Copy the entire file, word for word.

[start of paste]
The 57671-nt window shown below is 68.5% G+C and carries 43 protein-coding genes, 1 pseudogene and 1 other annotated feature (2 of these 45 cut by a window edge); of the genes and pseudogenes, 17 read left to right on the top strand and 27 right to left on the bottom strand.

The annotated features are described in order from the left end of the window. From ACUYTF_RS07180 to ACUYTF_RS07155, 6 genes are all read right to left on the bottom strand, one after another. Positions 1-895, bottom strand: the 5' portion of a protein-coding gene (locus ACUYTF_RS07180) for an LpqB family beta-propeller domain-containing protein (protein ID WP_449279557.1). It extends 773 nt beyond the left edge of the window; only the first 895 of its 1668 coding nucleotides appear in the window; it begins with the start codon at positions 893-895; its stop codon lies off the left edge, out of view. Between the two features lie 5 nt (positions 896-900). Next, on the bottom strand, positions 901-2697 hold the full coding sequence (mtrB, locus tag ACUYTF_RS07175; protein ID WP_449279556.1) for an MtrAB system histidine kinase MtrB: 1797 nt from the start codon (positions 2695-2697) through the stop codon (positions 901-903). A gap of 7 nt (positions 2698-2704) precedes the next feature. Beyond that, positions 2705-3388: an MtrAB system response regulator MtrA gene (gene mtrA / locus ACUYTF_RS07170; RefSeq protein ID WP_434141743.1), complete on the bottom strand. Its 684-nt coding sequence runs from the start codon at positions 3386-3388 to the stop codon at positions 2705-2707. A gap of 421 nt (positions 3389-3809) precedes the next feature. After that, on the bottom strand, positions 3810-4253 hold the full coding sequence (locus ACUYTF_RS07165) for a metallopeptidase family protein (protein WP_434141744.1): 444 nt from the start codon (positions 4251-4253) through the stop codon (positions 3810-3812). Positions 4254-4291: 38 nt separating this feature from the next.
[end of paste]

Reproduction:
The 57671-nt window shown below is 68.5% G+C and carries 43 protein-coding genes, 1 pseudogene and 1 other annotated feature (2 of these 45 cut by a window edge); of the genes and pseudogenes, 17 read left to right on the top strand and 27 right to left on the bottom strand.

The annotated features are described in order from the left end of the window. From ACUYTF_RS07180 to ACUYTF_RS07155, 6 genes are all read right to left on the bottom strand, one after another. Positions 1-895, bottom strand: the 5' portion of a protein-coding gene (locus ACUYTF_RS07180) for an LpqB family beta-propeller domain-containing protein (protein ID WP_449279557.1). It extends 773 nt beyond the left edge of the window; only the first 895 of its 1668 coding nucleotides appear in the window; it begins with the start codon at positions 893-895; its stop codon lies off the left edge, out of view. Between the two features lie 5 nt (positions 896-900). Next, on the bottom strand, positions 901-2697 hold the full coding sequence (mtrB, locus tag ACUYTF_RS07175; protein ID WP_449279556.1) for an MtrAB system histidine kinase MtrB: 1797 nt from the start codon (positions 2695-2697) through the stop codon (positions 901-903). A gap of 7 nt (positions 2698-2704) precedes the next feature. Beyond that, positions 2705-3388: an MtrAB system response regulator MtrA gene (gene mtrA / locus ACUYTF_RS07170; RefSeq protein ID WP_434141743.1), complete on the bottom strand. Its 684-nt coding sequence runs from the start codon at positions 3386-3388 to the stop codon at positions 2705-2707. A gap of 421 nt (positions 3389-3809) precedes the next feature. After that, on the bottom strand, positions 3810-4253 hold the full coding sequence (locus ACUYTF_RS07165) for a metallopeptidase family protein (protein WP_434141744.1): 444 nt from the start codon (positions 4251-4253) through the stop codon (positions 3810-3812). Positions 4254-4291: 38 nt separating this feature from the next.